In Avista’s 125-year history, the company has dependably served electricity to its Inland Northwest ratepayers, brought added shareholder value to market with ventures such as Itron and Ecova, and remained a dedicated community member with gifts such as its investment in Spokane’s City Hall Plaza and Huntington Park. Given such a history, it is stunning to learn from Avista’s latest 20-year electricity plan (known as an Integrated Resource Plan, or IRP) that the company continues to commit itself to an energy mix that includes dirty strip-mined coal. Avista’s reluctance to embrace clean energy is profoundly disappointing.
Avista owns parts of two coal-fired power plants, Colstrip units 3 and 4, nearly 700 miles away in southeastern Montana. According to their Washington Department of Commerce fuel mix disclosures from 2008-2013, Colstrip provides 20 percent of Avista’s annual electricity supply. The Colstrip operation is the subject of ongoing litigation over leaking polluted coal ash ponds, as well as new federal clean air regulations. Given such legal and regulatory crossroads, the Washington Utilities and Transportation Commission has justifiably begun investigating the potential costs to Washington ratepayers of retiring and cleaning up older Colstrip units 1 and 2. This investigation may expand to units 3 and 4 and their owners, including Avista.
Earlier this year, another Colstrip owner, Puget Sound Energy, estimated that they could pay up to $500 million or more to retire and clean up their share of units 1 and 2. Liabilities from this plant’s ongoing air and water quality violations will only grow, and Avista has ignored these costs and the costs of litigation in their IRP. It is past time for Avista to act. The costs to Washington ratepayers, the environment and to Avista shareholders are too risky for another few years of cheap fuel.
All parties involved would be better served by an investment in deep-energy retrofits and smart grid technology. According to independent research by the Passive House Institute into the growing field of building science, ratepayers can save up to 75 percent on their energy bills with energy efficiency retrofits to what is known as the passive house standard. Businesses and homeowners would be able to put these savings to use and install solar panels or windmills on their properties. Avista could profit by distributing this surplus clean electricity throughout its grid.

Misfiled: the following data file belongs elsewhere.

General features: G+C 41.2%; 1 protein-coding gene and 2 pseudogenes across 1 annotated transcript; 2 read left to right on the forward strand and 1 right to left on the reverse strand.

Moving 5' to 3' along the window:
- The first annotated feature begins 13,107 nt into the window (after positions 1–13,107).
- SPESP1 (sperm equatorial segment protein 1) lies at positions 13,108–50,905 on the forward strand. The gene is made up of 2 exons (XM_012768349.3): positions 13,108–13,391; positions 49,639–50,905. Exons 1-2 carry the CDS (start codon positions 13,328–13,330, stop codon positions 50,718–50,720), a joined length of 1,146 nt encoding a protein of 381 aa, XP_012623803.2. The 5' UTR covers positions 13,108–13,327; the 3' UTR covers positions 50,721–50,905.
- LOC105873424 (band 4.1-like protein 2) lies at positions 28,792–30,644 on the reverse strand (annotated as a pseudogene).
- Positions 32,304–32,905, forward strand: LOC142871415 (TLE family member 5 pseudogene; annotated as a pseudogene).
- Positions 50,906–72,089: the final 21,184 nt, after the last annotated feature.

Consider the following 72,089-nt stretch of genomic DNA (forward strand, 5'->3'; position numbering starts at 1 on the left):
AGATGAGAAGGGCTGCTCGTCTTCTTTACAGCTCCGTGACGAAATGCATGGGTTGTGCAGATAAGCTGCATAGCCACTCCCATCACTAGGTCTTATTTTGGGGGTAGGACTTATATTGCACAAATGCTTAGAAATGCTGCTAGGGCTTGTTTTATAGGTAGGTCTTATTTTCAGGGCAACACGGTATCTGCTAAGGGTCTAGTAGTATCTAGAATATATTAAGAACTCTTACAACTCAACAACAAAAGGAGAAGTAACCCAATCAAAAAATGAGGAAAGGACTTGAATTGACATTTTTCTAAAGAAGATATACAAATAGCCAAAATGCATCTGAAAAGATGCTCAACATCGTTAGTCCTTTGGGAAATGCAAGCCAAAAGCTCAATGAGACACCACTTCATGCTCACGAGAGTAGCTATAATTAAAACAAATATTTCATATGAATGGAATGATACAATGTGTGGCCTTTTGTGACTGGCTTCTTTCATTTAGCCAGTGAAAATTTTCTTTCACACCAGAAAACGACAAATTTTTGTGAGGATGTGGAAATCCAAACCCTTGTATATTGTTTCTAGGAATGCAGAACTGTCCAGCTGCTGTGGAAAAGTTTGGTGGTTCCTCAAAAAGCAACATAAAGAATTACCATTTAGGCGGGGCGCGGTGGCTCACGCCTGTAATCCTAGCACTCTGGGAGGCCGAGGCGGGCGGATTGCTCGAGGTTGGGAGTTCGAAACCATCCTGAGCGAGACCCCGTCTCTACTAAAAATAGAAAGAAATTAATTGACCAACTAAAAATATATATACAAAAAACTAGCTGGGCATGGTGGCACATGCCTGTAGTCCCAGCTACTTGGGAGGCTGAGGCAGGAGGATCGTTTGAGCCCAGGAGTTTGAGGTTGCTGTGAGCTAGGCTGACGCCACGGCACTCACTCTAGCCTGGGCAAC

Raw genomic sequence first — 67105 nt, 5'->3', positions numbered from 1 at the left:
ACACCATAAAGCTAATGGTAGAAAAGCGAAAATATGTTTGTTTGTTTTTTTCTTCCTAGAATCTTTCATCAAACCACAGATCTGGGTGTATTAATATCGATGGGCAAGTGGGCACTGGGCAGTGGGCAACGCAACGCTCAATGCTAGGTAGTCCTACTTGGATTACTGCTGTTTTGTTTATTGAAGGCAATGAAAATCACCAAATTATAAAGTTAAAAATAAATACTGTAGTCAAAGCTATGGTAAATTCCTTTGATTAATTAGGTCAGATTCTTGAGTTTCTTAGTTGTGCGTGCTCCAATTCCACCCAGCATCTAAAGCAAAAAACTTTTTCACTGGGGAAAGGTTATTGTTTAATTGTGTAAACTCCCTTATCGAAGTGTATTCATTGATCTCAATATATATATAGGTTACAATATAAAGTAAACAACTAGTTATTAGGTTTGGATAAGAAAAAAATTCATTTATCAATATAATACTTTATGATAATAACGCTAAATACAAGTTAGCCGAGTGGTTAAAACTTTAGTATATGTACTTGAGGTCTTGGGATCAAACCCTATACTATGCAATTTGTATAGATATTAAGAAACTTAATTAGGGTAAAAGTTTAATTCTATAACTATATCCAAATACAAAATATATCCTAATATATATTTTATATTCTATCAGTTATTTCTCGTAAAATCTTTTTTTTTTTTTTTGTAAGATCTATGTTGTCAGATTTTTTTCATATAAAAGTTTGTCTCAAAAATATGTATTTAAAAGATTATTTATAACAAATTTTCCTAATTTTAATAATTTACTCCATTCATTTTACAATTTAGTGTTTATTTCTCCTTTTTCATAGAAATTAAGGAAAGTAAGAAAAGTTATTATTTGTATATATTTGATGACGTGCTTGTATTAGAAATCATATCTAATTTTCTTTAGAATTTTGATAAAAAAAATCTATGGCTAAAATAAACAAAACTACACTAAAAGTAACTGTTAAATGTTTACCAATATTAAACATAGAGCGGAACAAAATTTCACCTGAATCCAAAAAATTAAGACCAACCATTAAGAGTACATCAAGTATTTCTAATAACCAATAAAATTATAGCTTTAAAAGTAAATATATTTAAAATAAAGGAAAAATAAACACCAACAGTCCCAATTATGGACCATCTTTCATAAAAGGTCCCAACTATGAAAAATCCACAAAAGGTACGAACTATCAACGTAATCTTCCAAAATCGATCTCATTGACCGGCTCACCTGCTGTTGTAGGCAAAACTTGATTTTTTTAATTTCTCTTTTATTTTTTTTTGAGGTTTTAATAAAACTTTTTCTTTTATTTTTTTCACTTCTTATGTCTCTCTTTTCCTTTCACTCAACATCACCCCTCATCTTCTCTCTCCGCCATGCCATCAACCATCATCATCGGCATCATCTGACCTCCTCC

The potential payoffs are vast. Recently, the Northwest Power and Conservation Council concluded that “wisely implemented energy efficiency” could save as much energy as produced by our region’s vast hydroelectric system; hardly a modest statement from a body with eight governor-appointed members. The choice before Avista is whether to fight this powerful disruption to their business model or embrace the opportunity to profit from clean energy solutions.
But what should be done with Colstrip? In their own IRP, Puget Sound Energy researches the possibility of using the plant’s network of power lines and transmission tools to bring wind power from Montana to Washington. Plans such as this will be critical in our transition to a clean energy future. I am hopeful we will soon be hearing of such plans from our own utility here in Eastern Washington, whose forward-thinking founders so famously saw the potential in the water cascading over Spokane Falls.
Gavin Tenold, Passive House Institute U.S.-certified builder, owns and operates Pura Vida High Performance Builders, an energy-efficient construction company based in Spokane.
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